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In my master thesis I want to state that I did not find any related work except for one paper. In scientific papers the authors often use the phrase "To the best of our knowledge, ...". However since I have no co-authors I can not use "our" and I also don't want to speak in first person so I also don't want to use "to the best of my knowledge" as that would sound strange somehow. Is there a formulation which expresses the same information but without speaking in first person ?

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"To the best of my knowledge" sounds too legal for a Master's Thesis, "I looked and did not find any related work except for one paper" is too informal.

The following expresses the same information formally, without speaking in first person

A thorough search of the relevant literature yielded only one related article.

The fact that you, the author, did the search or vouch for the thoroughness is implied. Your search may have missed a relevant paper, but all anyone can expect is that you be conscientious and thorough.

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Pursuing Hot Licks' comment:

"as far as this author knows" About 2,590 results

is quite well represented out there at Google Books in relatively recent times.

The funny thing is that:

"to the best of my knowledge" 13,900,000 results

shows up mainly in 19C references, while

"to the best of this author's knowledge" About 3,740 results

has many present day ones.

I wonder of the members of the learned societies have become more remote/formal lately :-)

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You do want to avoid the Royal We1 in your scientific papers. That being said, it is generally acceptable to use the Author's We1.

The Author's We is not a nosism, like the Royal We, because it is not used to refer only to yourself. It is used to refer to you and the reader. So you could say "To the best of our knowledge..." and it is acceptable because it refers to yourself and the reader of the paper.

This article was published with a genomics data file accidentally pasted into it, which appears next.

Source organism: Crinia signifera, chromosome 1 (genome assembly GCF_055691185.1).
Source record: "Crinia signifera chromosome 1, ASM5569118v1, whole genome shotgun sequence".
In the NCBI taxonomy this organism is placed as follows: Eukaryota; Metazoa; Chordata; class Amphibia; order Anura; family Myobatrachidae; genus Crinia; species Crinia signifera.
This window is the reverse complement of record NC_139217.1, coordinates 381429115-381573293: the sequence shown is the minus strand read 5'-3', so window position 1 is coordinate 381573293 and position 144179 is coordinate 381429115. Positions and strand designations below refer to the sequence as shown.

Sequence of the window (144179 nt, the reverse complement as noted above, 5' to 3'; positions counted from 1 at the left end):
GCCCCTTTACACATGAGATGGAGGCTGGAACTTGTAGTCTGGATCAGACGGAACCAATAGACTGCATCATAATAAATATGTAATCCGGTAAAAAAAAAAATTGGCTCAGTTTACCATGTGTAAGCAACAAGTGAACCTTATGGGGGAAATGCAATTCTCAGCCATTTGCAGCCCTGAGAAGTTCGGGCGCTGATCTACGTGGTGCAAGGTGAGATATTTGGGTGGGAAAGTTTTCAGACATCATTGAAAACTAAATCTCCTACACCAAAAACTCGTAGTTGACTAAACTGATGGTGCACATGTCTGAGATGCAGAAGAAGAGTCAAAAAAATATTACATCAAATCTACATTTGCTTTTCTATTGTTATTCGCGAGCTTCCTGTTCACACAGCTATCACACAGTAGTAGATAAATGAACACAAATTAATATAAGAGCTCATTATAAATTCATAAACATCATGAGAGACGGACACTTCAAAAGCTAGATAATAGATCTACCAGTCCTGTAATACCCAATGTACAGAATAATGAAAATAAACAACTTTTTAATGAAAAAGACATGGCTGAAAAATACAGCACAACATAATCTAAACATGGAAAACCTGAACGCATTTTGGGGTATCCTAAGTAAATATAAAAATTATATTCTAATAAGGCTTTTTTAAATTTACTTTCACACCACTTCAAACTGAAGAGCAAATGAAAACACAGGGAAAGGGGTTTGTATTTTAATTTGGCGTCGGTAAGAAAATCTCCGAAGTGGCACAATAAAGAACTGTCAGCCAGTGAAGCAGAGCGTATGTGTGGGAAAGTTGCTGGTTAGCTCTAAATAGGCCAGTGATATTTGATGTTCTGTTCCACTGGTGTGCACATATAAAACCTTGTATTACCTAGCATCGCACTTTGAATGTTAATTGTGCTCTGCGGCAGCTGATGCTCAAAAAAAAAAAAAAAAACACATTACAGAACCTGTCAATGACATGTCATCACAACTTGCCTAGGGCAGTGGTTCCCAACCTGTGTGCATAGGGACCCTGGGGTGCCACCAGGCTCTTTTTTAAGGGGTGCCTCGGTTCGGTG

In situations where you prefer not to use the Author's We, normally you would rephrase the sentence in the passive voice.

...in passive voice, the subject is acted upon by the verb, which is a combination of a form of the verb "to be" (e.g., is, was , were) and the past participle (a verb with an "-ed" ending, commonly).2

Applying that principle is difficult in this case. So, to avoid using the first person, you could rephrase to the following or something similar:

It has been assumed that...

1Wikipedia
2David Schultz, Eloquent Science: A Practical Guide to Becoming a Better Writer, Speaker ...

  • Whoever downvoted, I was in the middle of making some edits and my answer probably didn't make sense during that time. Please let me know if there's anything I can improve. – Alex W May 1 '15 at 17:12
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First, using to the best of our knowledge is usual for single-authored papers. Further, in the case of thesis, "our" is correct, because it points to you and your supervisor.

As alternatives, following options could be considered.

  1. to the best of found knowledge

Example: http://link.springer.com/article/10.1007/BF03326178

  1. to the best of author's knowledge

Example: http://link.springer.com/book/10.1007/11730262

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